Exploring the last raiment of a socialist society, Søren Schaller, himself a descendant of Germany’s Democratic Republic, examines ambition, excellence, and philosophy.
We follow Albert, a boxer, and Ely, a ballerina, as they practice and push for more in the sometimes dark alleys of their city. There are moments of intense joy and passion in Of The Last Generation; When Albert is boxing on a decrepit stage, surrounded by seafoam-green walls; when Ely dances on the bulwark, the concrete jutting out to the ocean. There’s an intense melancholy here, highlighted by the recording of Fidel’s 1959 Harvard speech played over the lives of these young adults. Amid murals to the former leader and Che Guvara, the potential is palatable, the desire for more lying, inexplicably, across an ocean.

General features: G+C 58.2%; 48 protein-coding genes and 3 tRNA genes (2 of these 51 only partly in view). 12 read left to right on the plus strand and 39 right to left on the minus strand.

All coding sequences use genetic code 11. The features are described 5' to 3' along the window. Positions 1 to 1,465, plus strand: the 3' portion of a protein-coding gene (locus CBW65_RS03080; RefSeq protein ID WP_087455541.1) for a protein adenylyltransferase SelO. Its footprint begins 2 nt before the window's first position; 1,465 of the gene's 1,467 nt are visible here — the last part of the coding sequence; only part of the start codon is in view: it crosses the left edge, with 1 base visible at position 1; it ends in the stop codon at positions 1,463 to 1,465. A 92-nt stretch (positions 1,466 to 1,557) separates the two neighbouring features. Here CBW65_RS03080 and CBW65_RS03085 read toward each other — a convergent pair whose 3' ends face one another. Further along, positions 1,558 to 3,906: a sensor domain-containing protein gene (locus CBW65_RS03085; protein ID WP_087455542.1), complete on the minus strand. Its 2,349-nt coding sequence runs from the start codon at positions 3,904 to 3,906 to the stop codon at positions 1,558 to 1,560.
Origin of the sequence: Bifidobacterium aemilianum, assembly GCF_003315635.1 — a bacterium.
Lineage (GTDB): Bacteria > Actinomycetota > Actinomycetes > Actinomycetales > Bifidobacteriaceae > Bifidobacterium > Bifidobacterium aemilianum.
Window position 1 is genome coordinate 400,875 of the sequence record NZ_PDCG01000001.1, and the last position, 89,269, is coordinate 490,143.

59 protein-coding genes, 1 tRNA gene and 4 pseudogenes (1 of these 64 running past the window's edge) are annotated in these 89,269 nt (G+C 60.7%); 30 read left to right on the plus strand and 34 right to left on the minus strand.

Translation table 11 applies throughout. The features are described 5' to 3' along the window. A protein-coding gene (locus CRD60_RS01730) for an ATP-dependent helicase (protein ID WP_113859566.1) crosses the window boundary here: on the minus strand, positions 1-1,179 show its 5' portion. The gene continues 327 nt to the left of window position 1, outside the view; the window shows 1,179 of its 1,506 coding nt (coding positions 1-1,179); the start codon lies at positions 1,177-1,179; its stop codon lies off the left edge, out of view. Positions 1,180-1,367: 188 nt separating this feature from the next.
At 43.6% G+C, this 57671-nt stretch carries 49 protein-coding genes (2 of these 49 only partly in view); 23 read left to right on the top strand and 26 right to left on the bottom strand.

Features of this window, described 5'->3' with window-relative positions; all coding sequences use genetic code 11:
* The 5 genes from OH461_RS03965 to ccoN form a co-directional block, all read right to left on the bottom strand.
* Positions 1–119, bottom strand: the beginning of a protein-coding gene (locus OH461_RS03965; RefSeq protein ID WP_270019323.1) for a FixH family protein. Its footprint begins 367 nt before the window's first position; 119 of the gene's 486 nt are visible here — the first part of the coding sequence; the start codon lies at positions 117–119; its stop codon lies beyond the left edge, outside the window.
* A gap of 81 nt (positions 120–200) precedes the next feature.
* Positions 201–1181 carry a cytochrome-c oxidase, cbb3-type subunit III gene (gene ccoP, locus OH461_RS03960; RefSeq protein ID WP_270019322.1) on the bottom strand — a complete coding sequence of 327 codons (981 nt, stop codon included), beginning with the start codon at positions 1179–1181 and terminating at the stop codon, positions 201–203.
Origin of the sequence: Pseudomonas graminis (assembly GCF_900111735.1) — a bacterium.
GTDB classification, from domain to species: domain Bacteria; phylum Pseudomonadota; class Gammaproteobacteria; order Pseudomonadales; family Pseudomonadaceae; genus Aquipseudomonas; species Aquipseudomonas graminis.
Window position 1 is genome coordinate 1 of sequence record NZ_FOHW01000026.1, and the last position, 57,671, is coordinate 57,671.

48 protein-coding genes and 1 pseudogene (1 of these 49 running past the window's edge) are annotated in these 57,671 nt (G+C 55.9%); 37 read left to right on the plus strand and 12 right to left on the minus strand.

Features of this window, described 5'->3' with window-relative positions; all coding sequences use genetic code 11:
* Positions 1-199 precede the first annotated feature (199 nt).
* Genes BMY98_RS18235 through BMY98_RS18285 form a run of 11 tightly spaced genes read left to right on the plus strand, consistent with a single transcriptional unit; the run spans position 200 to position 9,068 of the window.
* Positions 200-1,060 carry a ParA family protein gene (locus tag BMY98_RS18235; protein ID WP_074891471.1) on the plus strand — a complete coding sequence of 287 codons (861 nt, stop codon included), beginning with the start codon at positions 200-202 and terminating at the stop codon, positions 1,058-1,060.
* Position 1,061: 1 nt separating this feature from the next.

Directed and written by Søren Schaller with help from cinematographer, Jacob Møller, the two describe heading to Havana in 2017 with only a loose idea of a story. They ended up casting Albert and Ely on the street while filming and took two more trips to Havana to complete production. The narrative is about the two protagonists without being attached to them. They don’t speak to the camera, they just perform, almost always within sight of a mural or building that might have housed their art, if only something had gone different.